Rinse the rice in a fine-mesh sieve under cold running water until the water runs clear. Put the rice in a small pot with a few pinches of salt and the water. Bring to a boil, then lower the heat and simmer, covered, until the rice is tender but still a bit chewy, about 35 minutes. This may be enough water exactly, but if there's excess, pour it off. If it's not enough and the rice isn't yet done, add a few tablespoons more and cook for 5 minutes longer.
Preheat the oven to 400°F.
Slice the smaller Brussels sprouts in half lengthwise. Any larger ones should be sliced into thirds. Rinse well, drain, then put in a bowl and toss with 2 tablespoons of the oil, the shallot, caraway seeds or oregano, capers, and a few pinches of salt. Spread the vegetables on a baking sheet, turning the Brussels sprouts so that the cut sides are facing down; this will help them brown evenly. Roast for 12 minutes, turn the vegetables with a wide spatula, then roast for another 10 minutes. (The vegetables are delicious just like this, so if you want a simple meal, you can stop right here and serve them hot and juicy.)
In a bowl, combine the lemon zest, lemon juice, garlic, mustard, and 1/4 teaspoon salt.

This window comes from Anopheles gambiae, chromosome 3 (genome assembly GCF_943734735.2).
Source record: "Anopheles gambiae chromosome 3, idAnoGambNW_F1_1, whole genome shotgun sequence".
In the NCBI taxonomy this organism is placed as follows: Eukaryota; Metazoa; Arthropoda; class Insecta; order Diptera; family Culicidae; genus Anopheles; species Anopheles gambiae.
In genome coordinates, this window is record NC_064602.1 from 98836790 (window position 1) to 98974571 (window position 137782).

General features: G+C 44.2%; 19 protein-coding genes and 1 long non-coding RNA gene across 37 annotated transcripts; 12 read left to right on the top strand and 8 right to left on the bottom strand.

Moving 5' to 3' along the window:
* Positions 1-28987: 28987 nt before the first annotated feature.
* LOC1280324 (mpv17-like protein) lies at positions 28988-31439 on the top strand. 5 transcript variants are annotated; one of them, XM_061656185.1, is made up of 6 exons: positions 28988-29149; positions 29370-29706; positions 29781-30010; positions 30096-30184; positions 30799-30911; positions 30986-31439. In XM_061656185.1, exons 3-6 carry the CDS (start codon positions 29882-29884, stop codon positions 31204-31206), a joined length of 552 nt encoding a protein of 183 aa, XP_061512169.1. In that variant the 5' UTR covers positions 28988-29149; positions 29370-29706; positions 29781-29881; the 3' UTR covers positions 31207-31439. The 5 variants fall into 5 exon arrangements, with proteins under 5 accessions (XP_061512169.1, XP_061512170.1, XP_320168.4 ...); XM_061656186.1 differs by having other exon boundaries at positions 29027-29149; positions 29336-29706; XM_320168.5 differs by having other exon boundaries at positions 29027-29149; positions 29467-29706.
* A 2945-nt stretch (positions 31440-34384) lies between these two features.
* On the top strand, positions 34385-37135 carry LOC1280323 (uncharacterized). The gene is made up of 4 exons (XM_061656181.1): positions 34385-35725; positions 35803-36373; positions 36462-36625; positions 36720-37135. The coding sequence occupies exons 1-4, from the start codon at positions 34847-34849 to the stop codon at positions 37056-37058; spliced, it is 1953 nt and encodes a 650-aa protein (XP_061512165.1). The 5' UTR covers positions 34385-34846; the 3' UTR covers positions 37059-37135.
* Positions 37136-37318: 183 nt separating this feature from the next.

Whisk in the remaining 3 tablespoons oil. It's okay if the vinaigrette is on the tart side.
When the Brussels sprouts are done roasting, transfer them to a serving bowl and fold in the cooked rice and the vinaigrette. Taste and add additional lemon juice, if desired.
Roasted Cauliflower with Tomato Sauce and Feta
I think of cauliflower as a good fall and winter vegetable, in part because that's when I want the oven on, as opposed to in the summer, and roasting is a good way to bring out the flavor of this mild vegetable. Since cauliflower can be rather bland, I tend to pair it with other elements that are more zingy. Here it's a tomato sauce seasoned with capers, honey, and a bit of cinnamon, plus a garnish of pungent, salty feta cheese and a shower of parsley for its clean flavor and lively color. SERVES 4
6 tablespoons extra-virgin olive oil, divided
1/2 yellow onion, finely diced
1 teaspoon dried oregano
1/4 teaspoon ground cinnamon
1 can (15 ounces) pureed tomatoes
2 teaspoons honey